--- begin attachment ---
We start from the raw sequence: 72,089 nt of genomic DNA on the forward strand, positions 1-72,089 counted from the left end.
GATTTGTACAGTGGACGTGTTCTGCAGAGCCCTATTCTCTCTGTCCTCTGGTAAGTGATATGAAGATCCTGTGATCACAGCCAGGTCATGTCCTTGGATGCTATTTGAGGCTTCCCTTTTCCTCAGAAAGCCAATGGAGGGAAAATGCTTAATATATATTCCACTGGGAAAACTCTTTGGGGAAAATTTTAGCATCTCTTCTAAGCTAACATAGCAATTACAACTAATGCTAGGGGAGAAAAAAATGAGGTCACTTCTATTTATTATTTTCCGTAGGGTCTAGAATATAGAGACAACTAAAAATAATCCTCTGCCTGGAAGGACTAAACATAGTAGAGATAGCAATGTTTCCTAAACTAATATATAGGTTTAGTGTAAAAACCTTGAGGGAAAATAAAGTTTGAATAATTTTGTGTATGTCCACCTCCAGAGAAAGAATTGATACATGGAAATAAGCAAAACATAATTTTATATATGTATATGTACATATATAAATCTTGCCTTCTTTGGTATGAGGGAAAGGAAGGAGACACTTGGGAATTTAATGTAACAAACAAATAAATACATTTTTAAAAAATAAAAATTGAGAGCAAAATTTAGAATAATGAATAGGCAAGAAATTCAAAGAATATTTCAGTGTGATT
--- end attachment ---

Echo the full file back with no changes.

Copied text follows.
We start from the raw sequence: 72,089 nt of genomic DNA on the forward strand, positions 1-72,089 counted from the left end.
GATTTGTACAGTGGACGTGTTCTGCAGAGCCCTATTCTCTCTGTCCTCTGGTAAGTGATATGAAGATCCTGTGATCACAGCCAGGTCATGTCCTTGGATGCTATTTGAGGCTTCCCTTTTCCTCAGAAAGCCAATGGAGGGAAAATGCTTAATATATATTCCACTGGGAAAACTCTTTGGGGAAAATTTTAGCATCTCTTCTAAGCTAACATAGCAATTACAACTAATGCTAGGGGAGAAAAAAATGAGGTCACTTCTATTTATTATTTTCCGTAGGGTCTAGAATATAGAGACAACTAAAAATAATCCTCTGCCTGGAAGGACTAAACATAGTAGAGATAGCAATGTTTCCTAAACTAATATATAGGTTTAGTGTAAAAACCTTGAGGGAAAATAAAGTTTGAATAATTTTGTGTATGTCCACCTCCAGAGAAAGAATTGATACATGGAAATAAGCAAAACATAATTTTATATATGTATATGTACATATATAAATCTTGCCTTCTTTGGTATGAGGGAAAGGAAGGAGACACTTGGGAATTTAATGTAACAAACAAATAAATACATTTTTAAAAAATAAAAATTGAGAGCAAAATTTAGAATAATGAATAGGCAAGAAATTCAAAGAATATTTCAGTGTGATT